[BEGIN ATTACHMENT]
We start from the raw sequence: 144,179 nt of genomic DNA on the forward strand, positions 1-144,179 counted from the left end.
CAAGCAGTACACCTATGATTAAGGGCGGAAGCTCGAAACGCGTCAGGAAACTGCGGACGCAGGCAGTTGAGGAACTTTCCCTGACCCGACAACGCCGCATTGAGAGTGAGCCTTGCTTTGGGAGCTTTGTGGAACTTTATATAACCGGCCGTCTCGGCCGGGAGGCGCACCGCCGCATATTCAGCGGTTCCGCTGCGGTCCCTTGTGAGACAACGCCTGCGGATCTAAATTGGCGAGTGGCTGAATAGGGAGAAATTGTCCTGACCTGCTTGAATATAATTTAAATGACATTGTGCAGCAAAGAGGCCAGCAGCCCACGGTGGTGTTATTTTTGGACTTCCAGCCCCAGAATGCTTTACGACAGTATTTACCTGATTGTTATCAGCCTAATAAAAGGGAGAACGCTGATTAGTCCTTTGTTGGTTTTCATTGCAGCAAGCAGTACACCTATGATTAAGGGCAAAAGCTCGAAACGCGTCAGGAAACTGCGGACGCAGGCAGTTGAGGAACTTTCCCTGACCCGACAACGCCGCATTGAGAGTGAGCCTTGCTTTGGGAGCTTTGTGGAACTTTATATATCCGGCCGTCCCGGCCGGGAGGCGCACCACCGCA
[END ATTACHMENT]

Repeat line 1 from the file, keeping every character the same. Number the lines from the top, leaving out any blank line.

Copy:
We start from the raw sequence: 144,179 nt of genomic DNA on the forward strand, positions 1-144,179 counted from the left end.